My current theory is that I introduced the new mold into the chamber when I opened the door occasionally. The small dehumidifier in the chamber was struggling a bit to keep the humidity down - so I was opening the door for a minute or so every now and then which dropped the humidity quickly. The chamber is in a garage so not exactly a clean environment - but I didn't think allowing some air in would cause an issue? Don't some people have fans to constantly circulate air from outside in fact? Do I need to move the whole thing to a 'clean room' and put on a space suit every time I go near it :) ?.

I hope you are right that this new mold won't be a problem... Making fermented sausage is hard!

thanks for your help - reddal
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Post by reddal » Thu May 04, 2017 15:32

Hi,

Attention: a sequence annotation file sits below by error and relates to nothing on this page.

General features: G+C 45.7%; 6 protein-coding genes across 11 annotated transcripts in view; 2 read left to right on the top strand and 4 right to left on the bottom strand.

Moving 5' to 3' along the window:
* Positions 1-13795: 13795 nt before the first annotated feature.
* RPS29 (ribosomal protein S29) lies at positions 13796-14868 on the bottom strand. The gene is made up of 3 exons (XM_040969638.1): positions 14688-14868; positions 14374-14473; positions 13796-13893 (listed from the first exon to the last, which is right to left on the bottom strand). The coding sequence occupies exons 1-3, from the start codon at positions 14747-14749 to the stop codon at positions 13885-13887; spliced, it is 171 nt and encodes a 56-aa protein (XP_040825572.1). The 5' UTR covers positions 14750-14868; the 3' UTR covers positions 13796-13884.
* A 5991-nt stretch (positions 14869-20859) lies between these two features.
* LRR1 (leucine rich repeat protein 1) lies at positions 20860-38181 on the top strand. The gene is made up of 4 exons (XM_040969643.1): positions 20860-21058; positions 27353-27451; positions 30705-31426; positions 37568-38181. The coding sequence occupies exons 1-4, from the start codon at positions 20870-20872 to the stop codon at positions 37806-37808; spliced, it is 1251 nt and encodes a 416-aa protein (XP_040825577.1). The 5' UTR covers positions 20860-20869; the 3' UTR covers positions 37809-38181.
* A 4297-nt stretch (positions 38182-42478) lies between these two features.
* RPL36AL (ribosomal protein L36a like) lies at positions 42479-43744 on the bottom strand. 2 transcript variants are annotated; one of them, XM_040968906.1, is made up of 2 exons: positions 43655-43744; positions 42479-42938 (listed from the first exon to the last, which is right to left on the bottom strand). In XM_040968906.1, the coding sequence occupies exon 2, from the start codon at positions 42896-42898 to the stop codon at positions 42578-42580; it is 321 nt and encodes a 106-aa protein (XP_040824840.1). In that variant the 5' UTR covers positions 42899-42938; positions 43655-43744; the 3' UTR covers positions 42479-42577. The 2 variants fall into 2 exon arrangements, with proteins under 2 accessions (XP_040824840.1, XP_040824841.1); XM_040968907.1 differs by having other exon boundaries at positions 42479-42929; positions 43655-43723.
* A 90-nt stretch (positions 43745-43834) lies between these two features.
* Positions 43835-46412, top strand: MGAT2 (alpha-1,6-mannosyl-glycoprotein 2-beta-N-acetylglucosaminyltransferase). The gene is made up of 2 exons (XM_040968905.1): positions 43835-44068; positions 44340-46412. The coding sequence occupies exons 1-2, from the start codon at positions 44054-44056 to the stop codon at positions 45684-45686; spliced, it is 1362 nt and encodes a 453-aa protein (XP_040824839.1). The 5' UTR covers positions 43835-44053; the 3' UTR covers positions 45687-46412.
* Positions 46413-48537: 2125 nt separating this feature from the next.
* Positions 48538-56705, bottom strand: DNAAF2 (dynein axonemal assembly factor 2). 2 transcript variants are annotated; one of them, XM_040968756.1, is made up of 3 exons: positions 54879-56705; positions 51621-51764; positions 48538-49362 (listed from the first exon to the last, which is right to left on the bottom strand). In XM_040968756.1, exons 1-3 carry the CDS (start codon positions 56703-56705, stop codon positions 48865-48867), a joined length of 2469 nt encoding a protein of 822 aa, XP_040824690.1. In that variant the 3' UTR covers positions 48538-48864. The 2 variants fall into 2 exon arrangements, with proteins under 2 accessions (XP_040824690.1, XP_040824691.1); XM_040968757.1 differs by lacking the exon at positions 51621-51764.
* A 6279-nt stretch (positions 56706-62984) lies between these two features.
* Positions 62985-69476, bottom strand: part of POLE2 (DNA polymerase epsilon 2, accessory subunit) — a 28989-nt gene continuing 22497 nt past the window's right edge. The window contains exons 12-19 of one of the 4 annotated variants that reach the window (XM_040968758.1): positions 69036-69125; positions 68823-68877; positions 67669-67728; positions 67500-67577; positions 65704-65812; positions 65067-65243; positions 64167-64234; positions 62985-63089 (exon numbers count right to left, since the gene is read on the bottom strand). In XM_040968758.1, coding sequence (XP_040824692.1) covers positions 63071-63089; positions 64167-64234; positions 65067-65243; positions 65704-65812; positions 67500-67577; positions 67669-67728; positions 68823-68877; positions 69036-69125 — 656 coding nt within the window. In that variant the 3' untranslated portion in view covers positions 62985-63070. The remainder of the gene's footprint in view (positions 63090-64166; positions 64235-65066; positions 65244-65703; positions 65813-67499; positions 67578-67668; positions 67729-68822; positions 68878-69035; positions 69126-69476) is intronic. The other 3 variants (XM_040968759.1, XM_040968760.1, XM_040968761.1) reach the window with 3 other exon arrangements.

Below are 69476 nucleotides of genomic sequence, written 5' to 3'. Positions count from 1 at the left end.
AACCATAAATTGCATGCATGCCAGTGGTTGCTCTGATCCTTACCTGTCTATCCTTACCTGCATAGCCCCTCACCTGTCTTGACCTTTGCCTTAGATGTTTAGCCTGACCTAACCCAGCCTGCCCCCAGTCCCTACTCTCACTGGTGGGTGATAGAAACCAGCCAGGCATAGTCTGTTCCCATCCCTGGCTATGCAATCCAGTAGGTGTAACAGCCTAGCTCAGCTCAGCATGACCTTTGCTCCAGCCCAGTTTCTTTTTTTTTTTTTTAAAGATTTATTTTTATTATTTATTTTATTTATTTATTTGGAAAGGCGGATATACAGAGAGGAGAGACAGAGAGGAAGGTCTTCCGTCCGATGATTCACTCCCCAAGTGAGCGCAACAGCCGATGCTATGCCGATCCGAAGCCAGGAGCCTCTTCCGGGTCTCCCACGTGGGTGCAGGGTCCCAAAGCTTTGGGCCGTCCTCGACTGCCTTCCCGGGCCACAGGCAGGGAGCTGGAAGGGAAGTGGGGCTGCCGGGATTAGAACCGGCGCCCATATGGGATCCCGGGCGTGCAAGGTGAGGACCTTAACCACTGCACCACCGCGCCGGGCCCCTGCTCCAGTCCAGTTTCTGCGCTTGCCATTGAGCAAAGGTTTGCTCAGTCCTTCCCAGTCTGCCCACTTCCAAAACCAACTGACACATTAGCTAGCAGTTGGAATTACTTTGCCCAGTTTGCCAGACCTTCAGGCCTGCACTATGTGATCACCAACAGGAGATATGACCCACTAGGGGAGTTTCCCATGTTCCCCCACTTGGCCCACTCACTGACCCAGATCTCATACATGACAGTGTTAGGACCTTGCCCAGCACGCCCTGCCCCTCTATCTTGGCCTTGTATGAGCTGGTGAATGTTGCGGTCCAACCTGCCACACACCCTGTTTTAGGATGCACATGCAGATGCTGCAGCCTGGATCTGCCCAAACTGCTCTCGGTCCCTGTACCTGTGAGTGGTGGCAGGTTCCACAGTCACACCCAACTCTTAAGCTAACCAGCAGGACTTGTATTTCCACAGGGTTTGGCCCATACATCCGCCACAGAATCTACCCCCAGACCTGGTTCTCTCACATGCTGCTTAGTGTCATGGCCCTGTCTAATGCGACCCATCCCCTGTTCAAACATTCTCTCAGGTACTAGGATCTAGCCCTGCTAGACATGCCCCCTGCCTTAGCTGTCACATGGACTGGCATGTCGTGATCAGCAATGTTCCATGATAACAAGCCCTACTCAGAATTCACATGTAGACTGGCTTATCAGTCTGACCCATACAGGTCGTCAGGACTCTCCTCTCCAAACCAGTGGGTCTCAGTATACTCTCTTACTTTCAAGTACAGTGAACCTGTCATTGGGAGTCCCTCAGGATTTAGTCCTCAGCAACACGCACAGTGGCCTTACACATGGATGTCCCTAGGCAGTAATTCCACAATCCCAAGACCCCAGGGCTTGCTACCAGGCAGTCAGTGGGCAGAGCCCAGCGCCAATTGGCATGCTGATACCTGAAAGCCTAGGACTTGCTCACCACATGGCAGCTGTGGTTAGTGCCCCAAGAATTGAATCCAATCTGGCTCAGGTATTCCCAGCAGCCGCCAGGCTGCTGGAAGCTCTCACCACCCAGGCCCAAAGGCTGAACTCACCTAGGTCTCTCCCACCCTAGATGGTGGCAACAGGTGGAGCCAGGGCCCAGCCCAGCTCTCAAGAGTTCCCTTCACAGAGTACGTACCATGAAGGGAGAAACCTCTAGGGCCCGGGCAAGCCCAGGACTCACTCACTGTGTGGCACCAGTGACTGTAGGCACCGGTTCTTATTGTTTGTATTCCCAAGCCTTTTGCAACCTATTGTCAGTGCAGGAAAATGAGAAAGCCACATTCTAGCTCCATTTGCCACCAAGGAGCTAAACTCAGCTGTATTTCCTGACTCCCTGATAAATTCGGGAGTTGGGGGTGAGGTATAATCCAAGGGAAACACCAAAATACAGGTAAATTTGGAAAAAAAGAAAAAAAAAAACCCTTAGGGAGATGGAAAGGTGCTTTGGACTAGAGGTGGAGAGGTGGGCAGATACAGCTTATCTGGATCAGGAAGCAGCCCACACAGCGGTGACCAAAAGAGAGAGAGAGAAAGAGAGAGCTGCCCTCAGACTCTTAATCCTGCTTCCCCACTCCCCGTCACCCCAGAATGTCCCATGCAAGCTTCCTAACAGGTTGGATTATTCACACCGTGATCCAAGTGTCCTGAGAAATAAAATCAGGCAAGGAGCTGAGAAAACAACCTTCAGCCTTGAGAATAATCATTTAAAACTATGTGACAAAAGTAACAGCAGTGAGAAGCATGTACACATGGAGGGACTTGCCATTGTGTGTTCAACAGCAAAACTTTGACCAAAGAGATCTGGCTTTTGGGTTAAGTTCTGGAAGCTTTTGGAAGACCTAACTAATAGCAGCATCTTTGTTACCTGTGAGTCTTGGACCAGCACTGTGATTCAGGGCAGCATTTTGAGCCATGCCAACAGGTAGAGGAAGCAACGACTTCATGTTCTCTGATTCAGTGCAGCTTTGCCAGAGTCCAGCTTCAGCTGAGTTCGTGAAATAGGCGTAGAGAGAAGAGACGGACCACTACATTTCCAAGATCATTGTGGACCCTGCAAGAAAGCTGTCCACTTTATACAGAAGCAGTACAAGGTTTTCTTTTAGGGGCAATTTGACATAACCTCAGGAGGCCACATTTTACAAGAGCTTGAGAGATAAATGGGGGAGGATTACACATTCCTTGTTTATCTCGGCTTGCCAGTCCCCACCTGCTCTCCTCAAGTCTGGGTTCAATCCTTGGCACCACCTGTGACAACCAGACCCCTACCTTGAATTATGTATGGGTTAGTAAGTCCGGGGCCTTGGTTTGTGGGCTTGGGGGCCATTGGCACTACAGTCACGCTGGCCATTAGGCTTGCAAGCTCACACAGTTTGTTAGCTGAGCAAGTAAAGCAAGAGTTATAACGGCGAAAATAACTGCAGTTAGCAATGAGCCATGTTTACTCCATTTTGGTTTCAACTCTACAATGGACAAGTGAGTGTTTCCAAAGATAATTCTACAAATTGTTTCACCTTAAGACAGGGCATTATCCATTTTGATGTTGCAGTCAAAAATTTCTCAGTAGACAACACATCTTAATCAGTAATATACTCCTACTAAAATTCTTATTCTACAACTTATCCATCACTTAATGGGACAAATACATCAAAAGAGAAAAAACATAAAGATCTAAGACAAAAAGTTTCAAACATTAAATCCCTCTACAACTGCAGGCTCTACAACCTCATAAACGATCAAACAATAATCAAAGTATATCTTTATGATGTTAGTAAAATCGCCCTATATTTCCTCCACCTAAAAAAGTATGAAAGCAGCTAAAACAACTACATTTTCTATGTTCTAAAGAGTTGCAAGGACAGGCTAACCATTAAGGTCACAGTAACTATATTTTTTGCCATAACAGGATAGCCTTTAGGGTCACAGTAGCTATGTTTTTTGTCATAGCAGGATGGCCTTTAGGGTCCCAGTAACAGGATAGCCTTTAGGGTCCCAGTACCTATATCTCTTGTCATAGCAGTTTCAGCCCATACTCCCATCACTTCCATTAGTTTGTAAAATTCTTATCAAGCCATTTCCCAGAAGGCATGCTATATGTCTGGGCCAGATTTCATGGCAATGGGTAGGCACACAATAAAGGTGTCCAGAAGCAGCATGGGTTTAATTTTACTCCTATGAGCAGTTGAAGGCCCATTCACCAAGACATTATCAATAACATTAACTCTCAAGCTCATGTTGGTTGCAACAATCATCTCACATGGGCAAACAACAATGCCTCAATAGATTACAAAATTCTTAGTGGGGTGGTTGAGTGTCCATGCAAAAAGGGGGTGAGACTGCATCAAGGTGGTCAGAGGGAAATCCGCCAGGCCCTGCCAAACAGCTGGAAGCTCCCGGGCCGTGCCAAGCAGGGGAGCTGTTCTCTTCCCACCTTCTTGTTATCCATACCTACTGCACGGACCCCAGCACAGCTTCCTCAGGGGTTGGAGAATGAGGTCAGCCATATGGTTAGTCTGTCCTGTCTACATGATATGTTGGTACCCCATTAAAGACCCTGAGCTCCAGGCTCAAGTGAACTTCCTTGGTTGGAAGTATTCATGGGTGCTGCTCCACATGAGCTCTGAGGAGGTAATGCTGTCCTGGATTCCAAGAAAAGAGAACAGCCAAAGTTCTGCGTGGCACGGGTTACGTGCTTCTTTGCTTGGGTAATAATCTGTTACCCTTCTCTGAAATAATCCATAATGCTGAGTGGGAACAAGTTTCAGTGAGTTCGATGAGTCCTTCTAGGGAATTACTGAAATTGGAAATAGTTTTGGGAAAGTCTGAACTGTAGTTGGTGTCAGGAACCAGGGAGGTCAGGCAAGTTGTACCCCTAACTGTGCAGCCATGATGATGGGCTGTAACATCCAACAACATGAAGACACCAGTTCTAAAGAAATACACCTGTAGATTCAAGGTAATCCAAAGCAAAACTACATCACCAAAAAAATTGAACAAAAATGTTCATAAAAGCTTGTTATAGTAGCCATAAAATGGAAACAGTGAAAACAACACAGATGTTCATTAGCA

Just to close this off - the mold didn't get any worse. I cleaned it off some of them and left some as they were. Both seem to be fine now they are are ready and are tasting very good.

Thanks for all your help. Here is what the final product looked like :

Image

- reddal
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Butterbean
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Post by Butterbean » Thu May 04, 2017 16:26

In my view as long as its not slime you are fine.
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Post by BriCan » Fri May 05, 2017 10:18

redzed wrote:but as long as you don't get the black mould which tends to sink roots into the meat, you have nothing to worry about.
All colours of moulds are fine even the black and yes they (black) have tentacles which just penetrate the surface of the meat, but if casings are used then there is no penetration

Humidity needs to be dropped down to 75%